Windows Vista brought an interesting security feature called ASLR – Address Space Layout Randomization. This uses a random memory address to execute code, but in Windows 8, Windows 8.1 and Windows 10, it seems that this feature doesn’t always implement correctly.
According to a security analyst, in these three last versions of Windows, ASLR is not using random memory addresses. In other words, it’s useless.
How to implement ASLR manually
By executing code in a random location, ASLR helps protect against exploits that you try to take advantage of code that is executed in predictable or known memory addresses.
The problem appears when EMET or Windows Defender Exploit Guard is used to enable mandatory ASLR on a system-wide basis.
The security expert who studied the issue is Will Dormann, and he explains everything you need to know about the issue that comes because of a registry entry.
According to Dormann, both Windows Defender Exploit Guard and EMET enable system-wide ASLR without also enabling system-wide bottom-up ASLR.
Even if Windows Defender Exploit Guard has a system-wide option for system-wide bottom-up-ASLR, the default GUI value of “On by default” doesn’t reflect the underlying registry value.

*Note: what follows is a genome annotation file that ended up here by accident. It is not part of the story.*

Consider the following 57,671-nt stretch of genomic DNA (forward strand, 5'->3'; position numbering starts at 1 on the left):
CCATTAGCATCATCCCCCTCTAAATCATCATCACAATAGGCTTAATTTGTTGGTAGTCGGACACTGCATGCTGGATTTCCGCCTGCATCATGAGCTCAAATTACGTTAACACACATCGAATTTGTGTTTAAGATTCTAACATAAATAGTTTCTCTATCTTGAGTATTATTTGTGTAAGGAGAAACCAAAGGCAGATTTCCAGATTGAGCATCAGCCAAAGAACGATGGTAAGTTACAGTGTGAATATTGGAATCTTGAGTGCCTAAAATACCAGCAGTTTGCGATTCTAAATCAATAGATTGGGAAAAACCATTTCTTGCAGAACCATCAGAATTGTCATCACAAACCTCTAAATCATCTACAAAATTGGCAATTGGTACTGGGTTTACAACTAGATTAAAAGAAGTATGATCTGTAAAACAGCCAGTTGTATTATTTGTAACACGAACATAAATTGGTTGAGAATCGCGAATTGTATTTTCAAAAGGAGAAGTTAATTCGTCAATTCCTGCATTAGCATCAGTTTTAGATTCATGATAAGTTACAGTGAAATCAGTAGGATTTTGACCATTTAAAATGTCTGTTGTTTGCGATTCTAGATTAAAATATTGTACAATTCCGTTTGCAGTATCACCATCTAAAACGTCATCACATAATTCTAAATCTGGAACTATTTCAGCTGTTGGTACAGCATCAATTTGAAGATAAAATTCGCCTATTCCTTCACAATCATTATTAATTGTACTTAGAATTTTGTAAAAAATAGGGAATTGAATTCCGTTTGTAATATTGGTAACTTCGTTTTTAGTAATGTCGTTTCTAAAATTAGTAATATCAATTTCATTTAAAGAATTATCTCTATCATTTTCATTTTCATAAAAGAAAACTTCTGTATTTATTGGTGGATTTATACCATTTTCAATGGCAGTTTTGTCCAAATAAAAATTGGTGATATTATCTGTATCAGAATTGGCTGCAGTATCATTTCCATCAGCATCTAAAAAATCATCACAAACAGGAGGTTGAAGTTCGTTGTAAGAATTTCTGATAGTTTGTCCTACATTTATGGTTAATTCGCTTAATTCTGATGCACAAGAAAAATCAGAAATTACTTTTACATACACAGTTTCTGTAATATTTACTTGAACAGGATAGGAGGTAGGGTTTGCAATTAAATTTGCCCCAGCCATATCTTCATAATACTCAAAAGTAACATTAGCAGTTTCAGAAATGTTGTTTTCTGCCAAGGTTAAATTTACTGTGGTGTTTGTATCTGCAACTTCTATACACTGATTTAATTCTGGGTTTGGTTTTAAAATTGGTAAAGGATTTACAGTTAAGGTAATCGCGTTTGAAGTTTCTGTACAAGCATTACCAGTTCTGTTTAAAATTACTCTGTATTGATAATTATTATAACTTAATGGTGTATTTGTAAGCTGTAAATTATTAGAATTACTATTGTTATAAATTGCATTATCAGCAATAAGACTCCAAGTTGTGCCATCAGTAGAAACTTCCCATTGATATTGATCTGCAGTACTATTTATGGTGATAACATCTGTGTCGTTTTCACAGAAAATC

This will lead to the fact that programs without /DYNAMICBASE to get relocated without an entropy. The programs will be transferred to the same address every time across reboots and across different systems.
The solution is that you have to create a .reg file with the following text:
Windows Registry Editor Version 5.00
Then, you have to import this file into the Registry Editor, and everything should be sorted out.
Some users are stating that the problem stems from the EMET and its replacement which is a tool for sysadmins who “have too much time on their hands” and that was discontinued without a replacement. They don’t think that the problem is with the underlying ASLR system.
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